I keep teaching my students the need to unlearn: unlearn the desire to ‘show off’ their erudition; unlearn shallowness and so on. I am more than convinced that whatever we have learnt about human beings can be formulated in a jargon-free language and in a simple manner. There is no need to appear ‘mysterious and profound’; nor is there a need for exhibiting one’s erudition or ‘critical capacities’. On all these counts, most of Foucalt’s writings (and that of his commentators) can only call forth anger and irritation.

It is my belief that everyone of us (whatever our specializations) are capable of contributing to the research programme. The nature and kind of their contributions (whether they write books and/or articles in scientific journals) depends on many factors, including, only partially, their knowledge of the domain. (However, keep in mind that many fundamental scientific revolutions have required rank ‘outsiders’ to make the breakthroughs.) What we need (I would almost say, almost the only thing we need) is a willingness and ability to think about our experiences. In what language we do it, what our terminologies are, what our background knowledge is, etc. determine the form of our contribution, no doubt, but not its content.

In some senses, I would say, your doubts zero-in on the real problem: we believe we need some specialized theories to formulate our problems. But such theories do not exist. Guided by the belief that there are such theories, we take recourse to jargon, use bloated terminologies, appeal to fads and fashion to say simple things. In that process, we end up completely losing track of what we wanted to say or the insights we are trying to express.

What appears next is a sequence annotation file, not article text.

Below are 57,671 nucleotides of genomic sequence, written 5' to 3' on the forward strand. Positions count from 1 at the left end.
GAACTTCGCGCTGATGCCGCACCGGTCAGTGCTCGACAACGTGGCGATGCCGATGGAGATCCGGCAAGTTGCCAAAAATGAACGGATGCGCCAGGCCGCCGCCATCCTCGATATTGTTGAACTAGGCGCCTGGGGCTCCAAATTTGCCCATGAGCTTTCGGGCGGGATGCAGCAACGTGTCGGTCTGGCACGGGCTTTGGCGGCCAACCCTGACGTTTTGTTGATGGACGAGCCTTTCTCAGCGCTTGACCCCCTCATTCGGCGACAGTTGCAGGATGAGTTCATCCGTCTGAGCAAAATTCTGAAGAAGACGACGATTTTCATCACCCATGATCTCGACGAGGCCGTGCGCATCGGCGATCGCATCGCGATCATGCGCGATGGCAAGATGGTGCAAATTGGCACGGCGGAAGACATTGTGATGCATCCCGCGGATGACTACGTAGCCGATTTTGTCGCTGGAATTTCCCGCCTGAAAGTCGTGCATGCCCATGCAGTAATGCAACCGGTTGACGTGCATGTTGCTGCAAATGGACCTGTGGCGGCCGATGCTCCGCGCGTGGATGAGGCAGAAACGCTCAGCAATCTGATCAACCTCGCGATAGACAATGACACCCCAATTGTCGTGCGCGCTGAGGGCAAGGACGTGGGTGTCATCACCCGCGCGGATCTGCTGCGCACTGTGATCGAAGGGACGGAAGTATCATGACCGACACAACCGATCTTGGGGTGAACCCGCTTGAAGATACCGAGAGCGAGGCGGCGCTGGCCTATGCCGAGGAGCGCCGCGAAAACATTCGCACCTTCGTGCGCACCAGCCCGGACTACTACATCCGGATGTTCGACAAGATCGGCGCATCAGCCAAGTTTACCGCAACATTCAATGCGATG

The research programme seeks something very, very simple: to reflect on our experiences. Our public is people like you and me, not as specialists but as ordinary human beings. Let us write to each other and begin a process of thinking. There are no ‘outsiders’ in this process: you are as qualified as I am. The only difference between you and me is the time we spend doing that and the expertise we bring to bear in formulating our insights.

I asked you to read Popper to help you get rid of some confusions that arise because of the pseudo-philosophy we have absorbed in our lives. It does not either give you the experiences you need to think about or how to formulate them, except to tell you to do so in simple and understandable terms.